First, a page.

Days after agreeing to a buyout from a Japanese suitor, Sprint Nextel Corp. is increasing its ownership of its wireless network partner, Clearwire Corp.
Sprint, in a filing Thursday with the Securities and Exchange Commission, said it agreed to pay $100 million for the 5 percent stake owned by Eagle River Holdings LLC, which is the investment arm of Clearwire founder Craig McCaw.
Buying the shares would raise Overland Park-based Sprint’s ownership of Clearwire to 50.8 percent.
The relatively small transaction followed speculation that Sprint might pursue a buyout of Clearwire using some of the $3 billion Sprint will receive soon as part of Tokyo-based SoftBank Corp.’s agreement to buy 70 percent of Sprint.
Clearwire is seen as a critical element of the SoftBank deal because it has the wireless spectrum Sprint could tap to bolster its own developing service that uses Long Term Evolution, or LTE, technology. Clearwire currently provides the network that Sprint uses for its WiMax 4G service.
SoftBank plans to provide Sprint with technical expertise and to share its experience in building an LTE network. SoftBank’s network uses the same version of LTE that Clearwire is installing on its network. Sprint is using a slightly different version of LTE.
Analyst Jennifer Fritzsche at Wells Fargo Securities said the Clearwire deal might not be a simple move to gain control of the company without going through a complete purchase.
Sprint has taken measures in the past to avoid taking a controlling position at Clearwire, she said, and control would require Sprint to include Clearwire’s debt and other financial results in Sprint’s financial report. Doing so would weaken Sprint’s financial position.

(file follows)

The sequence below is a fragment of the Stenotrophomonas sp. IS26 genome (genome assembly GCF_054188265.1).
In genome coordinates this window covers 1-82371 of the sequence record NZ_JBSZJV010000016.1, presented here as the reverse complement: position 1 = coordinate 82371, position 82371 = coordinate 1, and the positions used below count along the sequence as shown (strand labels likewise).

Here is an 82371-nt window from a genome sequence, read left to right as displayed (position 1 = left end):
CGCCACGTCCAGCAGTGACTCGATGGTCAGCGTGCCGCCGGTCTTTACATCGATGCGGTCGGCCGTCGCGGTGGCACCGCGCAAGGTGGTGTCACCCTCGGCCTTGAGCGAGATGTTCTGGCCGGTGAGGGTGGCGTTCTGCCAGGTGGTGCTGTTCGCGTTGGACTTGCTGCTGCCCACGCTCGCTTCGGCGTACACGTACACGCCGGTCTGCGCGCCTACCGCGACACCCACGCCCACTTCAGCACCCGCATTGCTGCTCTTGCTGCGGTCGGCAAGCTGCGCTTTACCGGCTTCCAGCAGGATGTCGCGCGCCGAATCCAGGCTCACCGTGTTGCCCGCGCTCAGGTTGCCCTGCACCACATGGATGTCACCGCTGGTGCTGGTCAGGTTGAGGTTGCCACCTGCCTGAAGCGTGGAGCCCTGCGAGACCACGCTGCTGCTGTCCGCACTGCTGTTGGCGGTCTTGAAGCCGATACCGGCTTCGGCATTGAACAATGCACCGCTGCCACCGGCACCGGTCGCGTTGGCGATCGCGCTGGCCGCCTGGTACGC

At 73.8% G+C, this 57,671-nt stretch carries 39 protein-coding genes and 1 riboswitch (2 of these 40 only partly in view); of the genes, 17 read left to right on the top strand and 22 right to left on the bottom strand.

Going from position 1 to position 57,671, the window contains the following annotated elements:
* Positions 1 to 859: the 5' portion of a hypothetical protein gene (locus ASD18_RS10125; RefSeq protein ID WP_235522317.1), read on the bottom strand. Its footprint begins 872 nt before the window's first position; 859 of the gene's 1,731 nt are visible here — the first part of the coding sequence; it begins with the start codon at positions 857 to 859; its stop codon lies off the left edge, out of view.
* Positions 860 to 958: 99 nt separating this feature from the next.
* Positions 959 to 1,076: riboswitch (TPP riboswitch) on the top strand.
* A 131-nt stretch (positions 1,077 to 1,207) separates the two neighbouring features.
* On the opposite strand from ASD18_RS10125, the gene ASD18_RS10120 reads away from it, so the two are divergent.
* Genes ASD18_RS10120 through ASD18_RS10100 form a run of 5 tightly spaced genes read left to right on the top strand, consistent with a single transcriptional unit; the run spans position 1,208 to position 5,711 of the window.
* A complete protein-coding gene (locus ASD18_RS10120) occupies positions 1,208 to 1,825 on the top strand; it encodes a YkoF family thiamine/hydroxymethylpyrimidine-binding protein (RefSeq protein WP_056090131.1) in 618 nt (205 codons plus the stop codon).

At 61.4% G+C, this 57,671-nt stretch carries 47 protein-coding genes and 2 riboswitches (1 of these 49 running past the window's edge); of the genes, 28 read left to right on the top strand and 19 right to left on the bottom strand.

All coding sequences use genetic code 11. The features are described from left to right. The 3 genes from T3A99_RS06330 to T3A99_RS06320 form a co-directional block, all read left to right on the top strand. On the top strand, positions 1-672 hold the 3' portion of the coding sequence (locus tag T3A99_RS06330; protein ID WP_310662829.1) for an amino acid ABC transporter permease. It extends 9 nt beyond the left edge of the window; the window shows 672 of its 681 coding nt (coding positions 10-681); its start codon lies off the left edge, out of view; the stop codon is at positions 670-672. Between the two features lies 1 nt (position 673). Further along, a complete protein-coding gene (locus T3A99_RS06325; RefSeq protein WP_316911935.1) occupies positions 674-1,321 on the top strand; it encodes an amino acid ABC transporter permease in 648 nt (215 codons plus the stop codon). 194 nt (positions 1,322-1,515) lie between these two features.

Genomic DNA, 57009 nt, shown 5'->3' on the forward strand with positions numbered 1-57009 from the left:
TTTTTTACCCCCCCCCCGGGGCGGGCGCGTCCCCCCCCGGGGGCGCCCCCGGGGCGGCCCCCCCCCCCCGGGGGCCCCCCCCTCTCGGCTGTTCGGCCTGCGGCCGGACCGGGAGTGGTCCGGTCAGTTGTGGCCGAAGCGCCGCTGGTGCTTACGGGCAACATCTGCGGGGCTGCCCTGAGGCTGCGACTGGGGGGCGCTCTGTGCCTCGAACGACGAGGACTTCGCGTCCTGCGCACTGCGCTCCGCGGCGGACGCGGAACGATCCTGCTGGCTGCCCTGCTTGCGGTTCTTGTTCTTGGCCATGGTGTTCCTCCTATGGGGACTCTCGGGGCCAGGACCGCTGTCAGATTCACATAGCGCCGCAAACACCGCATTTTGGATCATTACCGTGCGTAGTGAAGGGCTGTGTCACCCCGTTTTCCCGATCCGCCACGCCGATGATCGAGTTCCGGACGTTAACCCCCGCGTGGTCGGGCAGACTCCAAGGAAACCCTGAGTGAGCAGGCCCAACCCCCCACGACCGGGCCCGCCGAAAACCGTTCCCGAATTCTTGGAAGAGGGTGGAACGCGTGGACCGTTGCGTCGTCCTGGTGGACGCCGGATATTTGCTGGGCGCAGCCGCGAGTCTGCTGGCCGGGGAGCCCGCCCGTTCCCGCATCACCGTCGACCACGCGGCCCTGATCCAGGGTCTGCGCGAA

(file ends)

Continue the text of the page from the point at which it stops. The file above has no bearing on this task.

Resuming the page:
Fritzsche, in a note to clients, also said Sprint’s deal with Eagle River included a “make whole” agreement that would pay Eagle River more should Clearwire sell at a higher price during the next three years.
Clearwire shares fell 23 cents Thursday and closed at $2.03, a 10 percent drop. Sprint shares gained 5 cents and closed at $5.78.
AT Inc. issued a statement that noted Sprint’s control over Clearwire would convey to SoftBank “control of significantly more U.S. wireless spectrum than any other company.” AT said it expected “that fact and others” to figure into the federal review of the SoftBank deal.
But Jeffrey Silva, a telecom policy analyst at Medley Global Advisors, said that might not be much of an issue in a review of the SoftBank deal by the Federal Communication Commission. FCC reviews have focused on the concentration of spectrum control within markets rather than across the nation.
Separately, SoftBank’s purchase of equipment from Chinese-based manufacturers Huawei Technologies Co. and ZTE Corp. drew the attention of Stewart Baker, a former official of the Homeland Security Department who’s now a partner with Steptoe Johnson in Washington.
The Chinese firms drew criticism recently from the U.S. House Intelligence Committee, which advised U.S. companies to avoid them. The committee’s report cited concerns that the firms’ connections to the Chinese government could lead to installation of malicious equipment or programs in U.S. networks.
“The flap over Huawei and ZTE means that at a minimum, the extent to which equipment from Huawei and ZTE would be introduced into the U.S. infrastructure will be an issue,” Baker said.
Baker said he still expected the SoftBank purchase of Sprint to gain regulatory approval.
About 10 percent of Softbank’s spending on equipment goes to Huawei and ZTE for equipment, according to Bloomberg data.Bloomberg contributed to this article.